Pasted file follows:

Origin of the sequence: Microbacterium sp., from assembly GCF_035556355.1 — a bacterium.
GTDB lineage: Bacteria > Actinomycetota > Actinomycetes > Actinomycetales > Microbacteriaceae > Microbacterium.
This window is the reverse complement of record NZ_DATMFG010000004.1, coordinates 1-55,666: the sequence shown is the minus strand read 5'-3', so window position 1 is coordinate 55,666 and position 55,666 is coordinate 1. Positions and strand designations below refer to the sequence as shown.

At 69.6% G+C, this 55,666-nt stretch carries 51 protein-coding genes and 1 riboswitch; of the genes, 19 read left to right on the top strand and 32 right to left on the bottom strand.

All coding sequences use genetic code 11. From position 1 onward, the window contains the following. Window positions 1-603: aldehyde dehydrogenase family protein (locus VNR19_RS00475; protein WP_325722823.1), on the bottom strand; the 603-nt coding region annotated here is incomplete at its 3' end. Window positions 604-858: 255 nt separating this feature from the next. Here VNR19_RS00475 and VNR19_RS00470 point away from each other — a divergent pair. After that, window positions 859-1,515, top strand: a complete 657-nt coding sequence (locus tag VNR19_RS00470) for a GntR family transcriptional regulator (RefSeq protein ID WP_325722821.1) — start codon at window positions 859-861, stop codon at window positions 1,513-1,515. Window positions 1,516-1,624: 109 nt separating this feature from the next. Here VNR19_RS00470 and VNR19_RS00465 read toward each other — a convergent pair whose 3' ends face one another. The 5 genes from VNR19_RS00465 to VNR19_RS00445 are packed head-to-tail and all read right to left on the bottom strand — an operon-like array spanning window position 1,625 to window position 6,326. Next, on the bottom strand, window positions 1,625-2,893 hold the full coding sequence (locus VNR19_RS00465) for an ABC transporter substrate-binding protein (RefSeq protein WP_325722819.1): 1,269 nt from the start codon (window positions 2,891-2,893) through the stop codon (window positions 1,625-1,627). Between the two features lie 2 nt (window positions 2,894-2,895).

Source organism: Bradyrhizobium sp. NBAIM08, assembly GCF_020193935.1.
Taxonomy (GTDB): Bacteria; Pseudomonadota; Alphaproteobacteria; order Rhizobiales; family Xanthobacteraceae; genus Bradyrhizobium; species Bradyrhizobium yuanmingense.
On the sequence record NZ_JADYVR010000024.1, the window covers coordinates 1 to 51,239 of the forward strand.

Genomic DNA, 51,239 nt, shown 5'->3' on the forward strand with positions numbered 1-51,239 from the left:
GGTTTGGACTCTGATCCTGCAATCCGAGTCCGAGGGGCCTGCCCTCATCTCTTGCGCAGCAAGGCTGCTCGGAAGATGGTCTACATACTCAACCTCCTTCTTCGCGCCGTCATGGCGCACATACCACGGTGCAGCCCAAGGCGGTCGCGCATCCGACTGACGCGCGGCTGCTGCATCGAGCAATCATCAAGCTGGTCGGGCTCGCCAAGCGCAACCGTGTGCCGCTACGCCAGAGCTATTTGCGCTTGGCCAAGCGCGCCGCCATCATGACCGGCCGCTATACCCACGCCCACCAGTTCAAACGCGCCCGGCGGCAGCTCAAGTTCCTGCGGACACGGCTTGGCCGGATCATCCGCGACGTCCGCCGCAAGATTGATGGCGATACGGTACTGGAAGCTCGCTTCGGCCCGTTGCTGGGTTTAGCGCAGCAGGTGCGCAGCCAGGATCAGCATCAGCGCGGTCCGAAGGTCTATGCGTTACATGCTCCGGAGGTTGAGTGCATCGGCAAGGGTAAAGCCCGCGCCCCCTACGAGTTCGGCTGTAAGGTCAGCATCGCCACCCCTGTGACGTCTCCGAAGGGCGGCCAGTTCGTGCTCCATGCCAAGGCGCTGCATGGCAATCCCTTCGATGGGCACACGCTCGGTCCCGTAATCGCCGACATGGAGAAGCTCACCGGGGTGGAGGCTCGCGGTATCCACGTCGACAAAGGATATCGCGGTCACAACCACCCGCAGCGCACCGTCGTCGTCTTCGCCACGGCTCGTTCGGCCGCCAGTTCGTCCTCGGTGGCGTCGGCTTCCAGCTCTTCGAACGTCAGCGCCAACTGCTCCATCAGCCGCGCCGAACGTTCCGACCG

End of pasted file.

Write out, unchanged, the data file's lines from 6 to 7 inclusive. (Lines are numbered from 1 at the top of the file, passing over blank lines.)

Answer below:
Source organism: Bradyrhizobium sp. NBAIM08, assembly GCF_020193935.1.
Taxonomy (GTDB): Bacteria; Pseudomonadota; Alphaproteobacteria; order Rhizobiales; family Xanthobacteraceae; genus Bradyrhizobium; species Bradyrhizobium yuanmingense.